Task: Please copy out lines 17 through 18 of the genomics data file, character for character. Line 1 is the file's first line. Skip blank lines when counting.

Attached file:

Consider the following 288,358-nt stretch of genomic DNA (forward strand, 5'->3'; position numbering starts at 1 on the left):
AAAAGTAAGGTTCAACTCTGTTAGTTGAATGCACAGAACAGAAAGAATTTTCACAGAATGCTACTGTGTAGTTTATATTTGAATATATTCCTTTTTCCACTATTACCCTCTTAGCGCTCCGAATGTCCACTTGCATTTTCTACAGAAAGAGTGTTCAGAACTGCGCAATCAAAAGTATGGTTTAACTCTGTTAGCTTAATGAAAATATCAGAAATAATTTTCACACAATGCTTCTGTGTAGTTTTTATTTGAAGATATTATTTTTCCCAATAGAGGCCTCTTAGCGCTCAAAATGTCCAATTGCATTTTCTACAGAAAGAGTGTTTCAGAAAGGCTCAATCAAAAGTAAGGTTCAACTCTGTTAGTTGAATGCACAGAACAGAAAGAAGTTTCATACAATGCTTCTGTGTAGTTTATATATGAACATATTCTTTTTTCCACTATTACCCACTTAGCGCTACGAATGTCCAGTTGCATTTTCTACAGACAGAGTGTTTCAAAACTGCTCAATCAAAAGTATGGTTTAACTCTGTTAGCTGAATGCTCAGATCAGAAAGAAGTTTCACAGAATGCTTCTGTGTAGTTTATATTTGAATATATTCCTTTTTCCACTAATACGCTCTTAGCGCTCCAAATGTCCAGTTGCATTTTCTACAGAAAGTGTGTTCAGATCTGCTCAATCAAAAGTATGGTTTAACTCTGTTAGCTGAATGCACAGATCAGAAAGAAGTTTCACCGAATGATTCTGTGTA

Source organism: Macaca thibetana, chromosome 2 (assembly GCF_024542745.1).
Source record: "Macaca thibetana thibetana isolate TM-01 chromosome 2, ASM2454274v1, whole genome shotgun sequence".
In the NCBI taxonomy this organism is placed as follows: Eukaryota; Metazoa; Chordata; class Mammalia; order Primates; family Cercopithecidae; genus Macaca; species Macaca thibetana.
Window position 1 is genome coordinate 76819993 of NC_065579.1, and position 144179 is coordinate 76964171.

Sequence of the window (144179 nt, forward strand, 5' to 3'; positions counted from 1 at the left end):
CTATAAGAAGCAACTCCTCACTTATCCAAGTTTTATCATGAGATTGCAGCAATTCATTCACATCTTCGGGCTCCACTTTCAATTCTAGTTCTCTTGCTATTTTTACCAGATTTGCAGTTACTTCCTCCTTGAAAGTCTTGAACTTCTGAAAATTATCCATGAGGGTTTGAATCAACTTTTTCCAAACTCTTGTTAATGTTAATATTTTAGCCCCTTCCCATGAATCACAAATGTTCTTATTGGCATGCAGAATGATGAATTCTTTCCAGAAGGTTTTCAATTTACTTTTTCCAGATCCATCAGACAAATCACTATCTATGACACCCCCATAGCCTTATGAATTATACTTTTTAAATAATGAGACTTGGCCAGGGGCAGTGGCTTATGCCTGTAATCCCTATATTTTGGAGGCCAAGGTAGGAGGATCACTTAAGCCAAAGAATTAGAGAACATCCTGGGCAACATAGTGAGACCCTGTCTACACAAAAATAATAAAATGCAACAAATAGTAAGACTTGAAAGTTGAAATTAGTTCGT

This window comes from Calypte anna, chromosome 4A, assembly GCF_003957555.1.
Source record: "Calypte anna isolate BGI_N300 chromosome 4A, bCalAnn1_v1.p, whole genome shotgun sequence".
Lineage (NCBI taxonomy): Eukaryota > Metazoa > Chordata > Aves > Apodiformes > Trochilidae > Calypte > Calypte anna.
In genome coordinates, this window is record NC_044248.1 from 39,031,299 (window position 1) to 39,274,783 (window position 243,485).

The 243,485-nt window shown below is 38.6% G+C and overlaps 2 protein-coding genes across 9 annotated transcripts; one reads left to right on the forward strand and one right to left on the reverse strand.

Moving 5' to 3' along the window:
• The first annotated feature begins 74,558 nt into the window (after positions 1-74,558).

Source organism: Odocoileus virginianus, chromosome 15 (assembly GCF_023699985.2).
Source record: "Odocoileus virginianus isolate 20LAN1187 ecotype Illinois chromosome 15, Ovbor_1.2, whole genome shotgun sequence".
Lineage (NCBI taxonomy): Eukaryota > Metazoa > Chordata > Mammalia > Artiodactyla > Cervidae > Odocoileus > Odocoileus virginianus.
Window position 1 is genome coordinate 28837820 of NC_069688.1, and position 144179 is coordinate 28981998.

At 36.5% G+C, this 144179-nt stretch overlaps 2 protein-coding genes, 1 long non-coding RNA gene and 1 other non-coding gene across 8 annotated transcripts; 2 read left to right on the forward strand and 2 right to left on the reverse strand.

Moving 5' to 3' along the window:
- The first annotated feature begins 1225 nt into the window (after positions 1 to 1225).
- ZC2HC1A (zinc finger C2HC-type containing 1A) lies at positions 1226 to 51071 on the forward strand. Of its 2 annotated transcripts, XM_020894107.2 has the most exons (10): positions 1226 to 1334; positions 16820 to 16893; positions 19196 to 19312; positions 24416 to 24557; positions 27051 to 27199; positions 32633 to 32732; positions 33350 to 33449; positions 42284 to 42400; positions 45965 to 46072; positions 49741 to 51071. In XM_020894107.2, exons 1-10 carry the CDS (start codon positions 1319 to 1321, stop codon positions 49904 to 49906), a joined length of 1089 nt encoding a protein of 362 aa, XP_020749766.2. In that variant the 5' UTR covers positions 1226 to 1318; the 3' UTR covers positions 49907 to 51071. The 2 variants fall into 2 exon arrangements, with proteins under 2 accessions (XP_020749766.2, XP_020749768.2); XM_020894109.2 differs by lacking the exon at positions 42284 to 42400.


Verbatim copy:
Source record: "Odocoileus virginianus isolate 20LAN1187 ecotype Illinois chromosome 15, Ovbor_1.2, whole genome shotgun sequence".
Lineage (NCBI taxonomy): Eukaryota > Metazoa > Chordata > Mammalia > Artiodactyla > Cervidae > Odocoileus > Odocoileus virginianus.